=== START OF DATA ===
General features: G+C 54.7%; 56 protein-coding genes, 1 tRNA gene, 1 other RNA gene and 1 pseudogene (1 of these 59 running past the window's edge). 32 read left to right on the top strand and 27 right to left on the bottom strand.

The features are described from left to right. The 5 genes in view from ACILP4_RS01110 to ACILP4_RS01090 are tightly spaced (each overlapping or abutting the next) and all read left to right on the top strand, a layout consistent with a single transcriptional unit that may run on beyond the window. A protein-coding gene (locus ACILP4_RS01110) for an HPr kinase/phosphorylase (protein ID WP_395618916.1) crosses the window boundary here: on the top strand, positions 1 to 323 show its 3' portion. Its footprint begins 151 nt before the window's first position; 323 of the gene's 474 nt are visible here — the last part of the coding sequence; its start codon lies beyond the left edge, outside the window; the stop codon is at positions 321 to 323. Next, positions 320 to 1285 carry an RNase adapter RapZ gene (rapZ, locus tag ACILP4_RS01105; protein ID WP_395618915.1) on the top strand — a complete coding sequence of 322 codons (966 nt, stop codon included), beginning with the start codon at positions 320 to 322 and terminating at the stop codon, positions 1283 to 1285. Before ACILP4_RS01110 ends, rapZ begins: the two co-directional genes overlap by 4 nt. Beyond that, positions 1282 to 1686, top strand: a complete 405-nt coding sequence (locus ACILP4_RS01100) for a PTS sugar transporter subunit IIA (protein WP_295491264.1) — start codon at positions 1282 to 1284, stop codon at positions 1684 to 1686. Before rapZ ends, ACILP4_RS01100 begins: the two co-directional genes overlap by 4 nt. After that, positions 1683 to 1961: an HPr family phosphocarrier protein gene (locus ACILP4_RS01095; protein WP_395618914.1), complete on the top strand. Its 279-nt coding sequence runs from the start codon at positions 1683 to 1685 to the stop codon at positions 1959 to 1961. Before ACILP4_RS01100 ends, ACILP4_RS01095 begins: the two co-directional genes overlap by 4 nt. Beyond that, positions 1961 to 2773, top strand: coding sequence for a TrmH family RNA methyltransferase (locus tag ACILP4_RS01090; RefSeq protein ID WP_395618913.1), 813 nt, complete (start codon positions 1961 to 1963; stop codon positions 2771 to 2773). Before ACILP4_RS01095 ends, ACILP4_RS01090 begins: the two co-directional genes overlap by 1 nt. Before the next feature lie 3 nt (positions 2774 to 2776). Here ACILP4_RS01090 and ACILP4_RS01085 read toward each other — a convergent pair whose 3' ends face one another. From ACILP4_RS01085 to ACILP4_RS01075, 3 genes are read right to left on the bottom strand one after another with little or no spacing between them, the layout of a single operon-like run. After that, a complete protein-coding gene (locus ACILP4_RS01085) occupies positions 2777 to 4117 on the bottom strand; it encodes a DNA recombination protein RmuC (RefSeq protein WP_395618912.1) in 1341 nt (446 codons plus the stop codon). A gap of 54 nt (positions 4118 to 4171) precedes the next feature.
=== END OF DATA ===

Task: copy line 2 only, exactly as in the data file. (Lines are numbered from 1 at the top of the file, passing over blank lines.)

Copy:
The features are described from left to right. The 5 genes in view from ACILP4_RS01110 to ACILP4_RS01090 are tightly spaced (each overlapping or abutting the next) and all read left to right on the top strand, a layout consistent with a single transcriptional unit that may run on beyond the window. A protein-coding gene (locus ACILP4_RS01110) for an HPr kinase/phosphorylase (protein ID WP_395618916.1) crosses the window boundary here: on the top strand, positions 1 to 323 show its 3' portion. Its footprint begins 151 nt before the window's first position; 323 of the gene's 474 nt are visible here — the last part of the coding sequence; its start codon lies beyond the left edge, outside the window; the stop codon is at positions 321 to 323. Next, positions 320 to 1285 carry an RNase adapter RapZ gene (rapZ, locus tag ACILP4_RS01105; protein ID WP_395618915.1) on the top strand — a complete coding sequence of 322 codons (966 nt, stop codon included), beginning with the start codon at positions 320 to 322 and terminating at the stop codon, positions 1283 to 1285. Before ACILP4_RS01110 ends, rapZ begins: the two co-directional genes overlap by 4 nt. Beyond that, positions 1282 to 1686, top strand: a complete 405-nt coding sequence (locus ACILP4_RS01100) for a PTS sugar transporter subunit IIA (protein WP_295491264.1) — start codon at positions 1282 to 1284, stop codon at positions 1684 to 1686. Before rapZ ends, ACILP4_RS01100 begins: the two co-directional genes overlap by 4 nt. After that, positions 1683 to 1961: an HPr family phosphocarrier protein gene (locus ACILP4_RS01095; protein WP_395618914.1), complete on the top strand. Its 279-nt coding sequence runs from the start codon at positions 1683 to 1685 to the stop codon at positions 1959 to 1961. Before ACILP4_RS01100 ends, ACILP4_RS01095 begins: the two co-directional genes overlap by 4 nt. Beyond that, positions 1961 to 2773, top strand: coding sequence for a TrmH family RNA methyltransferase (locus tag ACILP4_RS01090; RefSeq protein ID WP_395618913.1), 813 nt, complete (start codon positions 1961 to 1963; stop codon positions 2771 to 2773). Before ACILP4_RS01095 ends, ACILP4_RS01090 begins: the two co-directional genes overlap by 1 nt. Before the next feature lie 3 nt (positions 2774 to 2776). Here ACILP4_RS01090 and ACILP4_RS01085 read toward each other — a convergent pair whose 3' ends face one another. From ACILP4_RS01085 to ACILP4_RS01075, 3 genes are read right to left on the bottom strand one after another with little or no spacing between them, the layout of a single operon-like run. After that, a complete protein-coding gene (locus ACILP4_RS01085) occupies positions 2777 to 4117 on the bottom strand; it encodes a DNA recombination protein RmuC (RefSeq protein WP_395618912.1) in 1341 nt (446 codons plus the stop codon). A gap of 54 nt (positions 4118 to 4171) precedes the next feature.